Mr Smythe was waiting for Gavin by the stable doors. “Hurry up, boy,” he growled. “Got a full load coming in from out by the old Briarstoke way so you best go and make sure the number three vat is ready for ’em. I’ll want to get them in it ‘afore nightfall!” He churned up a glob of phlegm from his gut and spat it on the floor, barely turning his head to miss Gavin as he did. Gavin mumbled an acknowledgment and shuffled out into the yard.
The knacker yard was a large stretch of hard, packed earth right in the middle of the city, but it was mostly filled with a twisting collection of low, ramshackle buildings and tin sheds surrounded by a high wooden fence and so not nearly as open as it might have been. Just now it was even worse. Dozens of people choked the snaking pathways that wound through the place. Most milled around the entrance watching a select few load carts full of barrels of the yard’s products for overnight delivery. Gavin ducked out of the way as a pair of butchers lumbered past, their aprons caked with gore and their belts clinking with cutlery. They were big men, roped with muscle, and they had a knack for bumping into you so that you caught the edge of a flensing knife as you fell. Then he skittered between a gap in two buildings and made his way to his destination.
The vat shed was the largest building in the yard. They’d simply stuck it in the back and built everything else around it. It was the final stop for most of the meat that entered the yard, and Gavin steeled himself before he slid the doors open. The stench hit him like a summer squall, warm and violent. He paused a moment, waiting to see if it would overwhelm him today. When the retching subsided he stepped inside. It was perfectly fine to vomit inside the shed, so long as it landed in one of the vats, but if someone trod on his sick on the way in he’d likely get thrashed.
The shed consisted of a series of iron catwalks at roughly ground height above a pit inside which sat the huge copper vats. There were six of them, each one twelve feet across, and they were sunk ten feet into the ground. Below each was a small furnace, and in between them ran a gently sloping channel that led to a grate at the back of the shed which in turn fed directly into the sewers. All of the vats were full of liquid, one clear and the others in varying shades of putrid, from cream with a sickly orange tint to brown with streaks of red.
Gavin climbed down a grimy iron ladder. The space below was crowded web of iron posts, large valves, protruding handles, and pipes, some going up through the roof of the shack to vent smoke from the furnaces, others bending downwards so that the vats could be drained at the end of each cycle. Gavin crawled through and checked each of the furnaces in turn. Five were burning nicely, but the furnace under vat number three, the one full of clear water, was dying down. Gavin rolled his eyes. Obviously whoever had dumped the vat earlier hadn’t been back to check on it, but Gavin knew it would be his skin if it didn’t reach the proper temperature by the time it was ready to be loaded. He cranked a handle and opened the mouth, then he walked to the end of the row and pulled the shovel down from where it was hanging. He opened the coal chute and lifted a load from within.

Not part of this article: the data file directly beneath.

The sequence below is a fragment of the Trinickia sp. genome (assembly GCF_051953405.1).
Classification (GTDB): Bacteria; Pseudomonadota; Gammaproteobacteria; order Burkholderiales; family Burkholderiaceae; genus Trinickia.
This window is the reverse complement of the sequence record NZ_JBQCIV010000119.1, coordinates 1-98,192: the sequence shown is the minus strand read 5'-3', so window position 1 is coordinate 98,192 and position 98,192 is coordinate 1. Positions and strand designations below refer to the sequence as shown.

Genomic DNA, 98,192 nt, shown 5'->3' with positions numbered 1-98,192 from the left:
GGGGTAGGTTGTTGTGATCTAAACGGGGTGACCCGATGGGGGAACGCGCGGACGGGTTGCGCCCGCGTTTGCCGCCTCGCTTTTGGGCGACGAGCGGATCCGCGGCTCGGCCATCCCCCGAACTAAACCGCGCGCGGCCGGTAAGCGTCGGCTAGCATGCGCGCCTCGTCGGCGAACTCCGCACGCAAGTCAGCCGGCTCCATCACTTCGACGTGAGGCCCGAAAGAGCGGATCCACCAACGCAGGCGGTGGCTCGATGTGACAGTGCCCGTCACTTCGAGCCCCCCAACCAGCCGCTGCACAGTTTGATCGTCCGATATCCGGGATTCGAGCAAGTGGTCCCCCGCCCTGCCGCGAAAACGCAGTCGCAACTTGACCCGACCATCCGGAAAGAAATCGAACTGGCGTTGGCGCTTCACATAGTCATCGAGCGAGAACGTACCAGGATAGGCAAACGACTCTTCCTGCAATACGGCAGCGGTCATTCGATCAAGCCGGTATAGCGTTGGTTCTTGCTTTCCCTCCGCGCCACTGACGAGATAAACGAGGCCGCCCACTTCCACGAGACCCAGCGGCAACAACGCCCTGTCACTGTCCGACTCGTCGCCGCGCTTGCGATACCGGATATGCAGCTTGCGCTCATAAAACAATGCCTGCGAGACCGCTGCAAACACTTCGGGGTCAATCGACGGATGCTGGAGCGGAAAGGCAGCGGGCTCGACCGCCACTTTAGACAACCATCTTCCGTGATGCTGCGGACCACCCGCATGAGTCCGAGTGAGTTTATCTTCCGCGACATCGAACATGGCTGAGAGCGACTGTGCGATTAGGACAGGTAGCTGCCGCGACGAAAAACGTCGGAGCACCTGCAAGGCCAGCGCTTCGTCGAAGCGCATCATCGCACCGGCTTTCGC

As he was walking back to the furnace, backwards through the tangle of metal since he couldn’t turn around with the shovel in hand, he froze and listened. He’d thought he’d heard something. It was faint, and in the depths of the vat pit it was hard to tell where it came from. For all the world, it sounded like someone sobbing. For a moment he thought it was coming from inside the vat to his left, and he nearly placed his ear to the copper side to listen better. A dozen latent burns on his flesh began to tingle, and he stopped himself just in time. He decided to ignore it. The vats made strange sounds some times, he thought as he backed up and dumped his load of coals into the furnace. No sense in listening to them. Sparks flew from the metal mouth of the furnace as he stirred the new coals into the red ones. He repeated the process twice more and then closed everything back up.
Then he climbed back up the ladder and made a round of the vats from the top side. One and two were still in their early stages, and there was little for him to do. Vats four through six were further along, and he poked and stirred them as needed with a long wooden pole. Every now and then a bubble of putrescence reached the surface. The stench was worst up here and it made him gag. He spit a load of bile into number five and went on his way.
When he’d finished his first round he put the stirring pole back on it’s hooks. His stomach knotted painfully, but this time it had nothing to do with the smell. After five years working the vats, his body had learned to feel a whole host of things simultaneously with revulsion. Right now, it felt hunger. He took another peek at vat three. It was coming along nicely and should be hot enough by the time it came to add the carcasses, so he decided to head to the kitchen shack and get something to eat.
As made to close the doors he once again thought he heard a faint sobbing coming from the direction of the vats, but it he shook it off and soon it was lost to the sound of the cold winter wind.